SINGAPORE — The world’s first air taxi service is targeted to be launched in Singapore as early as 2021, with the goal of eventually making it a fully autonomous and affordable means of transport for the masses.
Called the Volocopter, the air taxi could result in intra-city journeys that would cost “hundreds of dollars, not thousands of dollars”, said managing director Duncan Walker of Skyports, the developer of “vertiports”, which are the landing and takeoff facilities for the Volocopter, on Monday (21 October).
“The end game is that this becomes a price point equivalent to a taxi or a limousine,” added Walker. He was speaking at a media conference at The Float at Marina Bay, the location of the vertiport called the VoloPort.
The team behind the Volocopter aims to start its commercial operations “within two to four years”, Walker added.
Alongside his partner Florian Reuter, the chief executive of air taxi developer Volocopter, the duo touted the two-seater craft as the world’s first full-scale air taxi prototype. The fully electric, 18-propeller vehicle will take off on its first proof of concept flight in Singapore at The Float on Tuesday, following close cooperation with the Ministry of Transport (MOT) and the Civil Aviation Authority Singapore (CAAS).
The Volocopter is currently on display as part of the Intelligent Transport Systems (ITS) World Congress, which is taking place at Suntec Singapore Convention and Exhibition Centre. While it currently seats one pilot and one passenger, it will eventually be fully autonomous.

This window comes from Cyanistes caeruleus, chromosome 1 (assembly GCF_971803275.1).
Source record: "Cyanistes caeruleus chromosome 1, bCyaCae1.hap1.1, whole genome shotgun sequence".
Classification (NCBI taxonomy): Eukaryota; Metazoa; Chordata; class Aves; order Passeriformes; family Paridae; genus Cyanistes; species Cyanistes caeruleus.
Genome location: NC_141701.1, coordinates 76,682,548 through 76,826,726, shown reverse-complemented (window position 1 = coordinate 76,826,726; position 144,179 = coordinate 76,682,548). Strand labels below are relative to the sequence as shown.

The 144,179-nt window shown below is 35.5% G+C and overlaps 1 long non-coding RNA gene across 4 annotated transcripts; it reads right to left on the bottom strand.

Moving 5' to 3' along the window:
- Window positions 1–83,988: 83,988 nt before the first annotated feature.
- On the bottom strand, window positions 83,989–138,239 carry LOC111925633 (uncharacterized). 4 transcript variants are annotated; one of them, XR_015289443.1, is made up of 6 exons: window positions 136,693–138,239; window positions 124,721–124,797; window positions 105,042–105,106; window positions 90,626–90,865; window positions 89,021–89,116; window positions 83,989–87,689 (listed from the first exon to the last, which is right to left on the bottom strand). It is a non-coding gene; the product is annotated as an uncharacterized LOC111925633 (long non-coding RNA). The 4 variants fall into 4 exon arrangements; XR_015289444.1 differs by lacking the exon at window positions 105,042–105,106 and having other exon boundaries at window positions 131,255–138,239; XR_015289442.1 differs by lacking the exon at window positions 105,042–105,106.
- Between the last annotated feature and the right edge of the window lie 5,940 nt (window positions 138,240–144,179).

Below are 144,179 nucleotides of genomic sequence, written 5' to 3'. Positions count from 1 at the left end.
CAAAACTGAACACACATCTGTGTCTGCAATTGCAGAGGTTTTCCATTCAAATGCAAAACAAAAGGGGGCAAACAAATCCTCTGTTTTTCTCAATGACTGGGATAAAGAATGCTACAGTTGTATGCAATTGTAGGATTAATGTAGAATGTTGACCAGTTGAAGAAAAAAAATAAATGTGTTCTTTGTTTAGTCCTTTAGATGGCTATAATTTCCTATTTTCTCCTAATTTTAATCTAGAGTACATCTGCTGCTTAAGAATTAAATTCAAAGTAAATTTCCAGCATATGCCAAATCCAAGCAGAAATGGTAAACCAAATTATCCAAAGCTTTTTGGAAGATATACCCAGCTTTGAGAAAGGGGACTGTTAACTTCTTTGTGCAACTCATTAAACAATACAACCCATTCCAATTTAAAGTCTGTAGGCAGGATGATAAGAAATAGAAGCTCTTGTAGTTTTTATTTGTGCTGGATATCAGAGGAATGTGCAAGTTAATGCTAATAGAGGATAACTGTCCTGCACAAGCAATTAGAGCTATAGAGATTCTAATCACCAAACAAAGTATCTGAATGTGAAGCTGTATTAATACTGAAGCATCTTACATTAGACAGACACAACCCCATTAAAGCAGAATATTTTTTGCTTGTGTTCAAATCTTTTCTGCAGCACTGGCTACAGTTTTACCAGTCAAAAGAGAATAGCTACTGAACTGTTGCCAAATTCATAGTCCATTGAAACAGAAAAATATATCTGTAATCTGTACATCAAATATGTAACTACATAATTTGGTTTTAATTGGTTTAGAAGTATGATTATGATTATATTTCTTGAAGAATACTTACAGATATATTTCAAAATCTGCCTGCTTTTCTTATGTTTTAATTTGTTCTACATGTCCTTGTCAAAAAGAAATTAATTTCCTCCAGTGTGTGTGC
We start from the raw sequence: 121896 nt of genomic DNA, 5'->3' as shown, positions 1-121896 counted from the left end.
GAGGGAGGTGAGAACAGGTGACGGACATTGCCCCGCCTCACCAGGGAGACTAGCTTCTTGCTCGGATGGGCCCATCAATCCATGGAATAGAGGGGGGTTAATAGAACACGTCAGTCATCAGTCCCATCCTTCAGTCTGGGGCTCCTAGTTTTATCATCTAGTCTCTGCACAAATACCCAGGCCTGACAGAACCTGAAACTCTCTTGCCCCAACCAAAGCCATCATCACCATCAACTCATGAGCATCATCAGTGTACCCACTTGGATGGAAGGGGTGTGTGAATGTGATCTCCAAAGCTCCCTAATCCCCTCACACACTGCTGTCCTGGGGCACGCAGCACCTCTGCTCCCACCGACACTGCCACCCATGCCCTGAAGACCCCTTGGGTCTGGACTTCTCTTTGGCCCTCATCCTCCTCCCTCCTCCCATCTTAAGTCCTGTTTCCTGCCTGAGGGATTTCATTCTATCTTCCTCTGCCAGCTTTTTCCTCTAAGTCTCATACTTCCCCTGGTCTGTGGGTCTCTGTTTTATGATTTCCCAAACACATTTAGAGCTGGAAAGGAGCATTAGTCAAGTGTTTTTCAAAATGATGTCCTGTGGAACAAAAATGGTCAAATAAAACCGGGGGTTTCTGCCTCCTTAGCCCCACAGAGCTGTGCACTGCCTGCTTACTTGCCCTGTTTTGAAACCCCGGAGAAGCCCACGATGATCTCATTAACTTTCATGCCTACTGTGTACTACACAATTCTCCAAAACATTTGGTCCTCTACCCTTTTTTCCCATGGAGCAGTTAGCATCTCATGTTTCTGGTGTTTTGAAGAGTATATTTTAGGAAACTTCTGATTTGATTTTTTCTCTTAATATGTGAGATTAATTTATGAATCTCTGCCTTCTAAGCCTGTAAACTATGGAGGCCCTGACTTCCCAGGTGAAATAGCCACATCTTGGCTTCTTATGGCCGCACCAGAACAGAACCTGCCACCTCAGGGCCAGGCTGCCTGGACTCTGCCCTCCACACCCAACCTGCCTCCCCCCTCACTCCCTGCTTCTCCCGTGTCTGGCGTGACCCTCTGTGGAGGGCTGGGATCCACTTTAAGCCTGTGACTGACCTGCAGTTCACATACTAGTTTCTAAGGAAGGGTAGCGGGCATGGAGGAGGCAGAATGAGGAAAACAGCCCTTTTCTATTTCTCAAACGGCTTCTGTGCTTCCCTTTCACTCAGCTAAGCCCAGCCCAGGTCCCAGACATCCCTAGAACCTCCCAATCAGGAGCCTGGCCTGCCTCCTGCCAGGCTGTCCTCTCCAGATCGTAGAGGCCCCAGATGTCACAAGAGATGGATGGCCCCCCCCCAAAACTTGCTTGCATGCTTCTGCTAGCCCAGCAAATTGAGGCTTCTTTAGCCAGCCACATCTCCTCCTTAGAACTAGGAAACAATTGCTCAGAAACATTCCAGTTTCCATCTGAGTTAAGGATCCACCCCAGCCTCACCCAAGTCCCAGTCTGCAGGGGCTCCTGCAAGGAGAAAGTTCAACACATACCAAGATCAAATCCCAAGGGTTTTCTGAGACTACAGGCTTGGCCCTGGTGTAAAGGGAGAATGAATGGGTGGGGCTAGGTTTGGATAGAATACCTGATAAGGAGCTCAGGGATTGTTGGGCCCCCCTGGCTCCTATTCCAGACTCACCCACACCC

“I believe our future can potentially look like ‘The Fifth Element’,” said Reuter, alluding to the 1997 science fiction film which included depictions of air taxis flying through congested air traffic. He noted that the Volocopter is “extremely quiet” as compared with conventional aircraft.
While conceding that the goal of making air taxis a means of mass transport is some time away, Walker pointed to several initial steps that would bring the goal closer. “One possible early use is for tourist travel, whether it’s somewhere like here to Sentosa island, pleasure viewing sites, maybe ship to shore resupply.”
Among the factors that have to be taken into consideration include traffic congestion, the safest routes and whether the air taxis could fly over waterways and railways. “It’s not going to be a thousand vehicles on day one,” added Walker.
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